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Final Report Summary - LIGHTLAB-TOOLS (Synthesis of Two-Photon Optimized 'Caged' Compounds for Neuroscienes)

The ‘LIGHTLAB-TOOLS’ project aimed the development of novel two-photon optimized caged compounds for neurophysiological studies. ’Caged compounds’ are light sensitive prodrugs allowing the controlled release of active molecules by using a pulse of light. They are valuable experimental tools for studying complex, dynamic biological processes. Photochemical release of ligands – e.g. neurotransmitters, hormones, second messengers - within tissues has the potential for controlling signalization paths in high spatial resolution at the molecular level when combined with modern microscopy and achieves physiological sub-millisecond temporal resolution. For our studies the quinoline platform, as light sensitive organic platform was selected, described originally by Dore et al. in the 2000’s. In preliminary experiments realized in the laboratory it has been found, that by modifying the substitution pattern, the photophysical properties and the photofragmentation might be significantly improved. During the project the i) optimization of aminoquinoline-derived dipolar structures (by further modifications on the so far most efficient 5-benzoyl-8-DMAQ) and ii) incorporation of different symmetry elements (synthesis of trimeric (octupolar) 2-hydroxymethylene-dimethylaminoquinoline-derived caged compounds) were studied. The evaluation of trimer constructs might help to gain a better understanding of the effect of symmetry on the two-photon efficiency in the quinoline platform, helping the future design of novel caged compounds with improved photophysical and physiological properties. As the result of the synthetic work, a small library of monomeric, dimeric and trimeric 2-hydroxymethylene-dimethylaminoquinoline derived caged compounds were prepared, leading to the first probes having ≥2.5 GM uncaging cross-section (i.e. probes with sufficient efficiency for eventual biological applications). Furthermore, the iii) preparation of caged neurotransmitters, or their receptor specific analogues was addressed. Applications in neurophysiology for the controlled liberation of agonist and inhibitory neurotransmitters are being evaluated. Beyond applications in neurophysiology, the developed probes might be used for masking the biological activity of a large array of small carboxy-ended compounds, such as C-terminal amino acids, olygopeptides as well as phosphate and carbamate ligands. Within a collaborative network in microfluidics, the incorporation of an aminoquinoline as a photosensible unit into a surfactant has been investigated. Droplet-based microfluidics enable high throughput assays for biomedical and biochemical applications, with droplets acting as independent microreactors. Microdroplets stabilized by the aminoquinoline-derived photosensitive surfactants might be merged precisely upon photolysis, offering perspectives for complex mixing processes.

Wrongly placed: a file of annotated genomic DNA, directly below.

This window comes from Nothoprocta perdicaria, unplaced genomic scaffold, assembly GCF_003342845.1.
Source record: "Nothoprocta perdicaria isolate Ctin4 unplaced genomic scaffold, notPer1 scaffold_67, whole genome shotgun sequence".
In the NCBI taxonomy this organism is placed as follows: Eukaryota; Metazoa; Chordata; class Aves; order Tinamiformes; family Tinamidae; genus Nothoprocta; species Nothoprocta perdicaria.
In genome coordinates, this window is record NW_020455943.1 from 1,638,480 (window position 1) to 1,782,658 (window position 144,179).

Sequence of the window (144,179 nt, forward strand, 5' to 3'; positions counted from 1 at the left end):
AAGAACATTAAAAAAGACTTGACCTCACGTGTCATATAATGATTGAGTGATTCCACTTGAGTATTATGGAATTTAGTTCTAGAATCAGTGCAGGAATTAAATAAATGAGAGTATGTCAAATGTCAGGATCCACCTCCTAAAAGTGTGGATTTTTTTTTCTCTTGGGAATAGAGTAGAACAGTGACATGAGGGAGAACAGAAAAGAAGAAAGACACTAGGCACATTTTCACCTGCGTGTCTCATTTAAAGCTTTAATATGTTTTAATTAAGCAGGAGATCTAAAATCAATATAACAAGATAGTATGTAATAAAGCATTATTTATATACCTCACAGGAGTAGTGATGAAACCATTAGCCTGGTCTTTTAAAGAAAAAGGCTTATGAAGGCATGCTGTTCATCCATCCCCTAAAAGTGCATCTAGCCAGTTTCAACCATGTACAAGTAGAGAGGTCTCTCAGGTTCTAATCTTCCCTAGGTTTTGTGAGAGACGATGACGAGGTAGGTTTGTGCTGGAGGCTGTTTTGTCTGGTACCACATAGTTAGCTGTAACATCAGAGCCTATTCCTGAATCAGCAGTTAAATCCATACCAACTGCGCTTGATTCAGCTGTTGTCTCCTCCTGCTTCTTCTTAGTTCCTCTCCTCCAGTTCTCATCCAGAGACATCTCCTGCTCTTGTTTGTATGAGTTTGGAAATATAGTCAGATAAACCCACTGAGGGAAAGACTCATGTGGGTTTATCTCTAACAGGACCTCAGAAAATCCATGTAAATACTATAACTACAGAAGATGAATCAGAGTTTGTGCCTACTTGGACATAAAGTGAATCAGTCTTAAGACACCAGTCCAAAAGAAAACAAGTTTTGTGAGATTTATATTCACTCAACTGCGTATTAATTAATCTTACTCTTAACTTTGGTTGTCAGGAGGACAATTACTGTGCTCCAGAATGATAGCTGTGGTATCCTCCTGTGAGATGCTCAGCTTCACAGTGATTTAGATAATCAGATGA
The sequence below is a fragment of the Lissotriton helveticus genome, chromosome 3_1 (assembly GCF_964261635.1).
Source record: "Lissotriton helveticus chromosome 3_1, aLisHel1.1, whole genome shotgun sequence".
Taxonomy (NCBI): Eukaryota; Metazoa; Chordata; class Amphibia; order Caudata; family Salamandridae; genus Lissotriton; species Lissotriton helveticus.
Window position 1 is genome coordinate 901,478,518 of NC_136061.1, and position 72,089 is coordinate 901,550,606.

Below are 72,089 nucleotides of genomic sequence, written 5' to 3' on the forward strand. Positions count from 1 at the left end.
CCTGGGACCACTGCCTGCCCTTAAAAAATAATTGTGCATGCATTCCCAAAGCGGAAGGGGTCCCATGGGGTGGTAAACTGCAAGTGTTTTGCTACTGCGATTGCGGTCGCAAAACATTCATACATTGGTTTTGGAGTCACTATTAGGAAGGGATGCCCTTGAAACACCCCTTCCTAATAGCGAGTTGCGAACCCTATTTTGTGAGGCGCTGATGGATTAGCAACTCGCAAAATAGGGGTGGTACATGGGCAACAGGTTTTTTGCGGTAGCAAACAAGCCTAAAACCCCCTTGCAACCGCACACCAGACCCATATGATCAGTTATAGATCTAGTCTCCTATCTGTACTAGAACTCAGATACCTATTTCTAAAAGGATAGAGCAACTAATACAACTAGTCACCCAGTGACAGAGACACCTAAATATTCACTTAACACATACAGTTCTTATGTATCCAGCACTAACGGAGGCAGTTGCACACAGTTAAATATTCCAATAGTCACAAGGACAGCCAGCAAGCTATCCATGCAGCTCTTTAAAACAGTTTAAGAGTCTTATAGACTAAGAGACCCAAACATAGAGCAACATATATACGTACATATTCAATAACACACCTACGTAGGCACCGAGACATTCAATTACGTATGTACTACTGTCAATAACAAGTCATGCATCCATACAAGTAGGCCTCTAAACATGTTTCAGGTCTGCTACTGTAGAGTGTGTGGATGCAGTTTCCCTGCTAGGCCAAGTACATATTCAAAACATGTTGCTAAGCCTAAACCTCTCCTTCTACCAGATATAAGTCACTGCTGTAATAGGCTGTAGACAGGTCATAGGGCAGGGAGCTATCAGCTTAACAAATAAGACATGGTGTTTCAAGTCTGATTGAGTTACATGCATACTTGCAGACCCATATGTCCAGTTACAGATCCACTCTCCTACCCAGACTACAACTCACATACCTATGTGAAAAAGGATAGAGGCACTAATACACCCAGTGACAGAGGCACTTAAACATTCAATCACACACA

Our results might help the design of new light-sensitive chemical entities and pave the way towards various applications based on the incorporation of photoresponsive units in a variety of constructs, such as photoresponsive block copolymers, photoreconfigurable hydrogels, etc. Moreover, light sensitive prodrugs might play a role in controlled active drug delivery applications as well in the future.

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